- Broadcast: January 13th, 1964
⇐ PETER with Anna Massey and, (background), Sir Ralph Richardson
The Esso World Theatre was a showcase of what was considered to be the best of British theatre, which was premiered on WOR-TV (Channel 9) in the United States on Tuesday, January 13th, 1959.
The Standard Oil Company (Esso) – much the most artistically adventurous of all the sponsors, were given the opportunity to offer some of London’s top players a chance to illustrate what was colourfully described by the Washington Post as: “The Puritan and Cavalier’ threads running through British culture.”
With Sir Ralph Richardson acting as a guide through the ages, and a company consisting on none other than PETER WYNGARDE, Anna Massey, Angela Baddeley, and Paul Rogers, the excursion through the pages of British literature proved, it seemed, to be an “unreserved joy”, as the New York Times described it; “A feast for the viewer hungering for exiting words spoken with the precision and eloquence that are the traditions of the British stage.”
ITC fans will doubtless be familiar with director Cyril Frankel, who was personally chosen by Producer, Bert Lawrence, to take charge of the project, and in doing so, succeeded in avoiding even the slightest trace of hackneyed staging, and displaying an enthralling diversity of visual concepts which ranged from readings on a park bench, to comedy in an empty room, to an off-screen rendition of Shakespeare – illustrated by a camera scanning the interior walls of Westminster Abbey.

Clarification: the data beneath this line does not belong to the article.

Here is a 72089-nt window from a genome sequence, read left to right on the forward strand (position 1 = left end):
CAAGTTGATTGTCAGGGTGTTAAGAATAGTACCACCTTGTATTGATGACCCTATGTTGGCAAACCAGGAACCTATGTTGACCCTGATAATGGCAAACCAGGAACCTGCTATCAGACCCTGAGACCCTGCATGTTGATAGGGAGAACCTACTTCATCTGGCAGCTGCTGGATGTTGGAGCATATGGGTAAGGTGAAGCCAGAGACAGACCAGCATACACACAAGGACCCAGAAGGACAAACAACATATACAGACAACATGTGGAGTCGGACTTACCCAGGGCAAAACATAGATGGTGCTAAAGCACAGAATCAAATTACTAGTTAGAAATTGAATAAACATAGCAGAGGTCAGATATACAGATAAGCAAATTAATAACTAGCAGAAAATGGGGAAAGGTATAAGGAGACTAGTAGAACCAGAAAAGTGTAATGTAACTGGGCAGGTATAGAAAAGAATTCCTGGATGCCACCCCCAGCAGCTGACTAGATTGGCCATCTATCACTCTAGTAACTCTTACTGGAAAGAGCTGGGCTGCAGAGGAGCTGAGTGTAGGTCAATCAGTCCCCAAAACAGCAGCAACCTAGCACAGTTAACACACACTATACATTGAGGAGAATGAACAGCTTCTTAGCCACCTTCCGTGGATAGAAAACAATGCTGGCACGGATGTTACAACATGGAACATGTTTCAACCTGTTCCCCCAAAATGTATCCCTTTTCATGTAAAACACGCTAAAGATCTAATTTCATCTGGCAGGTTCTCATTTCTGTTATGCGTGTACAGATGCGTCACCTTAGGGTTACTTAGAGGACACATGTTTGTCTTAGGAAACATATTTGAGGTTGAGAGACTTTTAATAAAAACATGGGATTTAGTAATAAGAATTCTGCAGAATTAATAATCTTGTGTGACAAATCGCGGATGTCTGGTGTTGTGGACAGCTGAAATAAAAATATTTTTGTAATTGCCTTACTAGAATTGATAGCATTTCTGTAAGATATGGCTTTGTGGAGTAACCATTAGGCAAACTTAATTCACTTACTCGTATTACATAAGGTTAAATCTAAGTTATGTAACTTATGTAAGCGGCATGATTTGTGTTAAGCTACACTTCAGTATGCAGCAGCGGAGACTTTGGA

In order to present a suitable opening, Angela Baddeley kicked-off the proceedings by reading an in presentation of Geoffrey Chaucer’s ‘The Wife of Bath Tale’, which was filmed in a field of wild horses. ‘Paradise Lost’ brought together Sir Ralph Richardson and Anna Massey, followed by excerpts from Robert Herrick, John Bunyon and John Dunne.
But the highlight of the evening was undoubtedly a scene from ‘The Way of the World’, which was performed by PETER in the role or Mirabelle, with Anna Massey as Millamant.
Bringing the hour to a close was a contemporary example of the theme of ‘Puritan versus the Cavalier ‘. From a bench in London’s Hyde Park, PETER WYNGARDE and Paul Rodgers recited an extract from ‘One Warm Sunday’, taken from ‘Portrait Of And Artist As a Young Dog’, by Dylan Thomas.
‘Esso World Theater’ Seen in Premiere
Theatre as rich and satisfying as the television medium has known for some time came last night in the premiere of the “Esso World Theater” on WOR‐TV (Channel 9). The Standard Oil Company (N. J.), much the most artistically adventurous of all sponsors, had the happy notion of offering some of London’s top players to illustrate the Puritan and Cavalier threads running through the British culture.
With Sir Ralph Richardson serving as a guide down through the ages, and a.company consisting of Anna Massey, Angela Baddeley, Paul Rogers and PETER WYNGARDE, the excursion through the pages of English literature was an unreserved joy, a feast for the viewer hungering for exciting words spoken with Pe precision and eloquence that are in the tradition of the British stage.